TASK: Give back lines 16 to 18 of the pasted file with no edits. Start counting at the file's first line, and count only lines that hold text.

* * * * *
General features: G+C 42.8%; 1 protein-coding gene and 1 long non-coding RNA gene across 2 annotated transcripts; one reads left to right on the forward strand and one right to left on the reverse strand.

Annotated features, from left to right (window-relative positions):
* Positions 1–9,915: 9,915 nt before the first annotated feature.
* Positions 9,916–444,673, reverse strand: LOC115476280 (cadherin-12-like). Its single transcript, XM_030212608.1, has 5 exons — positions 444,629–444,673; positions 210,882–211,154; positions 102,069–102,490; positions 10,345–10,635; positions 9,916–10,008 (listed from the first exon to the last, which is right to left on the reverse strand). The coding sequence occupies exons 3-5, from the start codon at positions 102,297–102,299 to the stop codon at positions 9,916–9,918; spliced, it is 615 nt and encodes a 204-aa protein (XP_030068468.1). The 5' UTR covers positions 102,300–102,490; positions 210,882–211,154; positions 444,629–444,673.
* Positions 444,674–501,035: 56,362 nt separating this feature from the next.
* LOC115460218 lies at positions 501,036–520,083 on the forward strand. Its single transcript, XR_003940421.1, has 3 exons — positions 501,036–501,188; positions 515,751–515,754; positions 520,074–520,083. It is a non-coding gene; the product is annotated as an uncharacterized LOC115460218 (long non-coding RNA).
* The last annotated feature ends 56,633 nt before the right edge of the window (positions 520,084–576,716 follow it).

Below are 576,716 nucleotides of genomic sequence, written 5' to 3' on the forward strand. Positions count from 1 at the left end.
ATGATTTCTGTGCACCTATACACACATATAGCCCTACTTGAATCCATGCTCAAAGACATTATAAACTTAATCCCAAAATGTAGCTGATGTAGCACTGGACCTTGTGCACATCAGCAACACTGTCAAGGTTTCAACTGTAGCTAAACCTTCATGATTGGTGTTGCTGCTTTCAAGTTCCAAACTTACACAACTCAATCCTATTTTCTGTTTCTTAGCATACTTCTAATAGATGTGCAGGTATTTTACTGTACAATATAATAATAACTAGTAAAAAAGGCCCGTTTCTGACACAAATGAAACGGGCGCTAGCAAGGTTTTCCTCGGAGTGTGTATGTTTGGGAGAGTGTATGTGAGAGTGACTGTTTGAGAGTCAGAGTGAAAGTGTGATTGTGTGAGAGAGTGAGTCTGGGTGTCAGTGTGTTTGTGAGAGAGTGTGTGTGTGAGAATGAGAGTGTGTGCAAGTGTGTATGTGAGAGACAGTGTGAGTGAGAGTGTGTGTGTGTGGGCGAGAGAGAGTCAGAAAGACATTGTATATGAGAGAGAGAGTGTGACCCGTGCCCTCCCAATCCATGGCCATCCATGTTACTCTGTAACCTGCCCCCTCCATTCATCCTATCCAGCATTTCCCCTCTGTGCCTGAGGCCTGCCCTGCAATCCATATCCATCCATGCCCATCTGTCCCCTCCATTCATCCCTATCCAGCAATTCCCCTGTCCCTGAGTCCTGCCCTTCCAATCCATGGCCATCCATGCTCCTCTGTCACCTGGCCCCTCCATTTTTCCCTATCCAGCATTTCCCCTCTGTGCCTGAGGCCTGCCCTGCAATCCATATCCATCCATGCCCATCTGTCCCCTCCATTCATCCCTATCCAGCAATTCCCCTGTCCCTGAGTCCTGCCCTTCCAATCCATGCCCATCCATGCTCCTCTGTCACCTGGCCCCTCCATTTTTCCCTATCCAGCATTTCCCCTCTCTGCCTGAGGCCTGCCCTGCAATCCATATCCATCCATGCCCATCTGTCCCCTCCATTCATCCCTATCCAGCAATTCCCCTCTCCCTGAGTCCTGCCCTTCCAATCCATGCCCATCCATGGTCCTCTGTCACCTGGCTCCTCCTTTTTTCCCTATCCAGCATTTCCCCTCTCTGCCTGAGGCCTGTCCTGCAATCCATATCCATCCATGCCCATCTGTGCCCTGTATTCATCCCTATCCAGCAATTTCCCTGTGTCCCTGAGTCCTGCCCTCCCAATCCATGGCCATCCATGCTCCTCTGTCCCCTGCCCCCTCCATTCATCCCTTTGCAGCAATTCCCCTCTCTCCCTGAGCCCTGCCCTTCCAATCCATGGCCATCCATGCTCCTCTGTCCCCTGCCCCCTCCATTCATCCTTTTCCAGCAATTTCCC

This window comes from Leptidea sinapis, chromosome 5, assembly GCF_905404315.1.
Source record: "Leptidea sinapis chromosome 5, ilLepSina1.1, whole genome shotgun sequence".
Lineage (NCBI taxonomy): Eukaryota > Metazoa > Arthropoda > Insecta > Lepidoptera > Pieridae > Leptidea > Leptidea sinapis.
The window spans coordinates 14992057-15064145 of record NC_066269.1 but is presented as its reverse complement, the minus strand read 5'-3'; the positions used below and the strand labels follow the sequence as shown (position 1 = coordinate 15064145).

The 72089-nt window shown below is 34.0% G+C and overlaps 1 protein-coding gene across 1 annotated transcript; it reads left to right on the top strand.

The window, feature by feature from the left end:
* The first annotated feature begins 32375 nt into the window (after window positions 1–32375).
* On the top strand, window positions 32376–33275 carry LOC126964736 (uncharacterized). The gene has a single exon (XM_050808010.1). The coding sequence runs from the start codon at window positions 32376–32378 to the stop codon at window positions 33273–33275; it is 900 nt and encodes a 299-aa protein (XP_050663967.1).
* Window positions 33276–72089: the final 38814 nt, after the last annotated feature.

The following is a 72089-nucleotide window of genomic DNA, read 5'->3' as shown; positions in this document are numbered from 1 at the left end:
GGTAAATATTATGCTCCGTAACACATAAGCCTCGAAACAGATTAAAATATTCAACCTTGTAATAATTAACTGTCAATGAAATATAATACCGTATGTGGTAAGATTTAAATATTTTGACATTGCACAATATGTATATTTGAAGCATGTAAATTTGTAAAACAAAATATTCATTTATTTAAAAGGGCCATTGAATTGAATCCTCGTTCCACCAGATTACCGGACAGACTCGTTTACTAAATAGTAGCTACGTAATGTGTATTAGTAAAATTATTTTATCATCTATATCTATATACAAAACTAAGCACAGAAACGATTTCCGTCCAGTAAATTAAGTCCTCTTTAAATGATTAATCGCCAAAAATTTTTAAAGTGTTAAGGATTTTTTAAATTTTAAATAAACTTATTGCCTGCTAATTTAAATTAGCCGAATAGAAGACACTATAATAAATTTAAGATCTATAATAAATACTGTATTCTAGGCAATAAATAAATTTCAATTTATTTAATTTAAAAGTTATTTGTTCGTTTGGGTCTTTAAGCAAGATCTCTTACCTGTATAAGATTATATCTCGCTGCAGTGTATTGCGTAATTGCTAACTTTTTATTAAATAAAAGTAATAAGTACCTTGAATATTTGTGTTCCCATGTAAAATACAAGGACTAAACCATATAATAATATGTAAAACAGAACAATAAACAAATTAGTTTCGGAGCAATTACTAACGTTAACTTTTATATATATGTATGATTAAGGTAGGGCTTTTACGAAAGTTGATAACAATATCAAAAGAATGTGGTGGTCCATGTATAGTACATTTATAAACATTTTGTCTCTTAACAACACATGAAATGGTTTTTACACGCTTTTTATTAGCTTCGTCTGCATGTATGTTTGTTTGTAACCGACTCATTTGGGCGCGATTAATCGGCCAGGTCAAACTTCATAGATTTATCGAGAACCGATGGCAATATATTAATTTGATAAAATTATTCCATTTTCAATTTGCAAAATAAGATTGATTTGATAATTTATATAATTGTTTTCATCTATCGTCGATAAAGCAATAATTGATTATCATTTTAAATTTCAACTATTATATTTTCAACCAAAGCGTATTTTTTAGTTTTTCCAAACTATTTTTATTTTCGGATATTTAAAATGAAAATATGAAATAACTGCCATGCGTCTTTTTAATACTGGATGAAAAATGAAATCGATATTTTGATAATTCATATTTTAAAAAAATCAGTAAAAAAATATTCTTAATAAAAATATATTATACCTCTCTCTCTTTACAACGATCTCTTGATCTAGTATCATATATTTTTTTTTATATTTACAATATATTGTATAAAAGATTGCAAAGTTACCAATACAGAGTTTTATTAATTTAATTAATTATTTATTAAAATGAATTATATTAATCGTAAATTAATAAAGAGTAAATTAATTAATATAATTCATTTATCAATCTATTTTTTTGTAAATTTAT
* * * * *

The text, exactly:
* The first annotated feature begins 32375 nt into the window (after window positions 1–32375).
* On the top strand, window positions 32376–33275 carry LOC126964736 (uncharacterized). The gene has a single exon (XM_050808010.1). The coding sequence runs from the start codon at window positions 32376–32378 to the stop codon at window positions 33273–33275; it is 900 nt and encodes a 299-aa protein (XP_050663967.1).
* Window positions 33276–72089: the final 38814 nt, after the last annotated feature.